The AfDB and the African Water Facility an instrument established by the African Ministers’ Council on Water and hosted by the AfDB took part in a series of events aimed at translating the high-level commitments on water security and sanitation into implementation.

Discussions have allowed to identify the main “game changers” and the policy shifts that are needed to reach the 6th Sustainable Development Goal (SDG6) endline to “Ensure access to water and sanitation for all” Participants also tried to develop a common understanding of policy design options and financing requirements for practical implementation of climate change resilience projects.

“Getting the right design is critical for financing of any infrastructure. Key design parameters for water infrastructure are hydrological information. In many countries this information is weak and the uncertainties introduced by climate change make projections even more difficult. A new program Hydromet can support better information for design in climate resilient infrastructure,” said Jean-Michel Ossete, acting coordinator, African water facility.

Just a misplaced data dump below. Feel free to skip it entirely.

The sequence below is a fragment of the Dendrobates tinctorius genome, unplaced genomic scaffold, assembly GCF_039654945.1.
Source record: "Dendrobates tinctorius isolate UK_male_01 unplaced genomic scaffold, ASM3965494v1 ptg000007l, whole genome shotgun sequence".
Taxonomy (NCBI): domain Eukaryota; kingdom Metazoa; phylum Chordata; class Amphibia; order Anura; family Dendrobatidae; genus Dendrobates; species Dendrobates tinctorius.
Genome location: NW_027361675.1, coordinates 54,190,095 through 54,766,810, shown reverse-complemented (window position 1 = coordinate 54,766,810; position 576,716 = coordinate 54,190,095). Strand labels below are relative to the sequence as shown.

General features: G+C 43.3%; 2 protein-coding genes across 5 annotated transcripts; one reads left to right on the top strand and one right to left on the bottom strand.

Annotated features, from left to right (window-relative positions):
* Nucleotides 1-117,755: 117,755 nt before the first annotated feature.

“To meet SDG6 targets in Africa, realistic and comprehensive financing plans are needed based on the costs of providing both hardware and software components, as well as operations and maintenance to ensure services operate efficiently and sustainably,” added Jochen Rudolph, water and sanitation expert, AfDB

AWW6 was an opportunity to explore and identify opportunities for linkages and collaboration across global, regional, and sub-regional monitoring initiatives in order to better track progress on SDG6.

The Bank’s delegation to AWW6 also seized the opportunity to explain how AfDB’s top five priorities or “High 5s” as well as its climate finance strategies can help accelerate the attainment of SDGs.

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Source: allafrica

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Durban bulk water project on track

Durban’s largest ever bulk water pipeline, the Western Aqueduct, is making steady progress and reaching important milestones.